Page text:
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Fundam Clin Pharmacol. 2018 Aug;32(4):357-362. doi: 10.1111/fcp.12360. Epub 2018 May 8.

Involving children and young people in clinical research through the forum of a European Young Persons' Advisory Group: needs and challenges.

Author information

1
Hospices Civils de Lyon, EPICIME-CIC 1407 de Lyon, Inserm, Service de Pharmacologie Clinique, 69677, Bron, France.
2
Laboratoire de Biométrie et Biologie Evolutive, Service de Pharmacologie Clinique, Université de Lyon, CNRS, UMR 5558, Université Lyon 1, 69622, Villeurbanne, France.
3
RIPPS (Réseau d'investigations pédiatriques des produits de santé)-KIDS France Groupement Hospitalier Est - Bâtiment "Les Tilleuls", 59 Boulevard Pinel, 69677, Bron, France.
4
European Clinical Research Infrastructure Network (ECRIN), Paris, France.
5
Institute in the Park, National Institute for Health Research (NIHR) Alder Hey Clinical Research Facility, Eaton Road, Liverpool, L12 2AP, UK.
6
Institut de Recerca Sant Joan de Déu, Santa Rosa 39-57, 08950, Esplugues de Llobregat, Spain.
7
Innovation and Research Department, Hospital Sant Joan de Déu Pg, Sant Joan de Déu, 2, 08950, Esplugues de Llobregat, Barcelona, Spain.
8
NHS NRS Children's Research Network, Summerfield House, 2 Eday Road, Aberdeen, AB15 6RE, UK.
9
Clinical Research Unit, Fundació Sant Joan de Déu, C/Santa Rosa 39-57, 08950, Esplugues de Llobregat, Barcelona, Spain.

Abstract

Children and young people are seen as fundamental to the design and delivery of clinical research as active and reflective participants. In Europe, involvement of children and young people in clinical research is promoted extensively in order to engage young people in research as partners and to give them a voice to raise their own issues or opinions and for their involvement in planning and decision making in addition to learning research skills. Children and young people can be trained in clinical research through participation in young person advisory groups (YPAGs). Members of YPAGs assist other children and young people to learn about clinical research and share their experience and point of view with researchers, thereby possibly influencing all phases of research including the development and prioritization of research questions, design and methods, recruitment plans, and strategies for results dissemination. In the long term, the expansion of YPAGs in Europe will serve as a driving force for refining pediatric clinical research. It will help in a better definition of research projects according to the patients' needs. Furthermore, direct engagement of children and young people in research will be favorable to both researchers and young people.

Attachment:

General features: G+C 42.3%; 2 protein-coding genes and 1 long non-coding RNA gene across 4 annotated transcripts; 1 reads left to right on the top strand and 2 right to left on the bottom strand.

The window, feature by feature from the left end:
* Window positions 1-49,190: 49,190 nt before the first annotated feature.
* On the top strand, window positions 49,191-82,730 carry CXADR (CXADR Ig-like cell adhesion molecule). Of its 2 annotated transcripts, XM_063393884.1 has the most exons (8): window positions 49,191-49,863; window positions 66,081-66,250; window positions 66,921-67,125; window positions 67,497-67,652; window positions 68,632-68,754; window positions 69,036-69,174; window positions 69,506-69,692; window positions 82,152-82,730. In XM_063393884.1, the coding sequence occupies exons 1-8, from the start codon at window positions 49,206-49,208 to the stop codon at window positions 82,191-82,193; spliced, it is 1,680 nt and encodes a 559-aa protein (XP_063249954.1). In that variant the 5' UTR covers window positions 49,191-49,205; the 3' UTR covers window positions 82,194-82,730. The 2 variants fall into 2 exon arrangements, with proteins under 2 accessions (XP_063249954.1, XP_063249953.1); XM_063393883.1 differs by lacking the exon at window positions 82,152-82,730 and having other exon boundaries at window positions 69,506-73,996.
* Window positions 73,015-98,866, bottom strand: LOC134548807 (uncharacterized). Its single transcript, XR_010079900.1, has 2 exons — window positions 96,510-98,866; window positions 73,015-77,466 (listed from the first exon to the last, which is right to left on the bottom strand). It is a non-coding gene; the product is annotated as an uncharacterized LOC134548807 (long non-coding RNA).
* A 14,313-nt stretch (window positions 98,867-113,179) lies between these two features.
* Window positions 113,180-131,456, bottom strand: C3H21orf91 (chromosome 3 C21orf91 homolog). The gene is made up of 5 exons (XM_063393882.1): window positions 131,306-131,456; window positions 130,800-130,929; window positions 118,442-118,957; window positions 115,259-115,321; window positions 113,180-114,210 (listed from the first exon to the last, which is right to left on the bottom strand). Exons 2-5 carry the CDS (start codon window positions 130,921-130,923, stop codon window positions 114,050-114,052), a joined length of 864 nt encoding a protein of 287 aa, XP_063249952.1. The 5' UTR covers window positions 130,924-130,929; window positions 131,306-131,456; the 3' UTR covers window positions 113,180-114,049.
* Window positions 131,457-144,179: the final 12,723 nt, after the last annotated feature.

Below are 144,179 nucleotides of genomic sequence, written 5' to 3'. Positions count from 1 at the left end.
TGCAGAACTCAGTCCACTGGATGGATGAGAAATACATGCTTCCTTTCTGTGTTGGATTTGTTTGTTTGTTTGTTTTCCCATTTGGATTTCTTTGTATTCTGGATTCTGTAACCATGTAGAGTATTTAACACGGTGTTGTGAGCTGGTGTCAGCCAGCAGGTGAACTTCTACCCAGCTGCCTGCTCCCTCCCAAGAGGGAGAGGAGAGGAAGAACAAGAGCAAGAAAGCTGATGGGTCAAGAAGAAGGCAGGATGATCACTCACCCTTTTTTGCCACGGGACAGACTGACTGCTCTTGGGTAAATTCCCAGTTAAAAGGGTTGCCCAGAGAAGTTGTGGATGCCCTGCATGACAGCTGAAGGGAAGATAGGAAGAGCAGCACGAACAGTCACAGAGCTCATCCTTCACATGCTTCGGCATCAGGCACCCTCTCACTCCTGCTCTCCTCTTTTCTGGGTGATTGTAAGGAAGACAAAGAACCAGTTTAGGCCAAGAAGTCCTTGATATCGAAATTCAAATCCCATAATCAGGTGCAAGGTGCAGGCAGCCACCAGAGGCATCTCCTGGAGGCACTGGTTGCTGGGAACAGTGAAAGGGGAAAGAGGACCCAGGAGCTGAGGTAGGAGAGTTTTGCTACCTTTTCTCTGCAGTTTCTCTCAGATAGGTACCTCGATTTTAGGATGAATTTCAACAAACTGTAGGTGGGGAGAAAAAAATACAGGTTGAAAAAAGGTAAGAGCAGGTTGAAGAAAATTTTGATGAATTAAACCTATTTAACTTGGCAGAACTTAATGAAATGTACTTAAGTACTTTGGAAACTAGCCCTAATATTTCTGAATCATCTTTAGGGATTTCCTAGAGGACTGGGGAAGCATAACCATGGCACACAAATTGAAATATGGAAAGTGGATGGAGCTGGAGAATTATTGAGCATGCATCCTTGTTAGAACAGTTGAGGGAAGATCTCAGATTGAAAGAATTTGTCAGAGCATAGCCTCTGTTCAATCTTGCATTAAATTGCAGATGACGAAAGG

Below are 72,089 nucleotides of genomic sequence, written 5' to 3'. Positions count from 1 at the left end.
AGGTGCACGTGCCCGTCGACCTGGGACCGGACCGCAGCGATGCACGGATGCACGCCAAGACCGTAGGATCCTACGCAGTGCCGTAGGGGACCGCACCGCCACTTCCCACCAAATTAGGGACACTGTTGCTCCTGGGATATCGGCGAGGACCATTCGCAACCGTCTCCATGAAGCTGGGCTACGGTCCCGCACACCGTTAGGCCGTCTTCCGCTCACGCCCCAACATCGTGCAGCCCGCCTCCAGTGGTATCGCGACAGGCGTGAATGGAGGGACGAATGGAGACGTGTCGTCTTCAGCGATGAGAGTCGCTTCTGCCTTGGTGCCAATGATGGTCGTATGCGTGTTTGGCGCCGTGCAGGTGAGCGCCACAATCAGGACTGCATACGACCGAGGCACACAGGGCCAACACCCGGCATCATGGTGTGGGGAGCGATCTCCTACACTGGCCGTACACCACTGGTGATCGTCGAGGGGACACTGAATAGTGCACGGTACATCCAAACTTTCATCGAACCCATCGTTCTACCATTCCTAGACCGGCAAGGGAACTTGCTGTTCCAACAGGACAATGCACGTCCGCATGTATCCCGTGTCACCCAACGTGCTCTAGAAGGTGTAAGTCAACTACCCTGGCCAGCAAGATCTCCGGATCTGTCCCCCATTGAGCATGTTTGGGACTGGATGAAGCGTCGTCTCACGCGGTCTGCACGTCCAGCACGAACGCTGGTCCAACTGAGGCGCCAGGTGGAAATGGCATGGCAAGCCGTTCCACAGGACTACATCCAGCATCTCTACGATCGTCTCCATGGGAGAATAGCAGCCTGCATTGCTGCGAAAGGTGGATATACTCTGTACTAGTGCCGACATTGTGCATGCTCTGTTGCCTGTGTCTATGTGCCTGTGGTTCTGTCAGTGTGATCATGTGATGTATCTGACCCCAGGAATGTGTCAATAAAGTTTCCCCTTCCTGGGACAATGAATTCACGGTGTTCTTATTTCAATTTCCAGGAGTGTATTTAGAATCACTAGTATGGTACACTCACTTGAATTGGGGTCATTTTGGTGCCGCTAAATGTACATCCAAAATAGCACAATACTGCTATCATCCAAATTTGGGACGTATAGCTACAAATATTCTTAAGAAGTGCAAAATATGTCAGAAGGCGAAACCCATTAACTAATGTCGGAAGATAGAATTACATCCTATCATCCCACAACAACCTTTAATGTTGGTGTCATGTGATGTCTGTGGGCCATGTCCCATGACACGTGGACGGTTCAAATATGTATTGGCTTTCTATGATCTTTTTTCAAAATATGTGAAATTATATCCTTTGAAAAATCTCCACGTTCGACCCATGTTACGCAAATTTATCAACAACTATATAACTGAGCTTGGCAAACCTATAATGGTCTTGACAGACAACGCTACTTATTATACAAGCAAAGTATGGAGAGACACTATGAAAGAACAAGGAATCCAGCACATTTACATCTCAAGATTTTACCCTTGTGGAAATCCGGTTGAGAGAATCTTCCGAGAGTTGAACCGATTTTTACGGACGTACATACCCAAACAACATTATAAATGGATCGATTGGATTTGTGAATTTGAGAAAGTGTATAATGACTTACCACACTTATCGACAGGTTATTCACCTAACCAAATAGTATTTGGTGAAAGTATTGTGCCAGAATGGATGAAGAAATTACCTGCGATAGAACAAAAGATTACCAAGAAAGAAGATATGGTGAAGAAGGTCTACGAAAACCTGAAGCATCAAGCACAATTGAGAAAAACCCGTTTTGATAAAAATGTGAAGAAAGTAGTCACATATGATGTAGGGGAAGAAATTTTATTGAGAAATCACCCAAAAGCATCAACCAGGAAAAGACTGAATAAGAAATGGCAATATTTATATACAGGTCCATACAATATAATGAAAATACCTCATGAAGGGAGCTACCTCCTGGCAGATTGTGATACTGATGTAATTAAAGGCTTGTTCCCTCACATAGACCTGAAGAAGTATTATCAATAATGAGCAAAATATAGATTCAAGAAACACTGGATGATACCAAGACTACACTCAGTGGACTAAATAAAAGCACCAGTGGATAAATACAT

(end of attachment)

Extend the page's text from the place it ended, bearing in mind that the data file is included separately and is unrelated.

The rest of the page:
KEYWORDS:

adolescent; advisory groups; children; clinical research; patient and public involvement; pediatrics; young person

PMID:
29457267
DOI:
10.1111/fcp.12360
[Indexed for MEDLINE]

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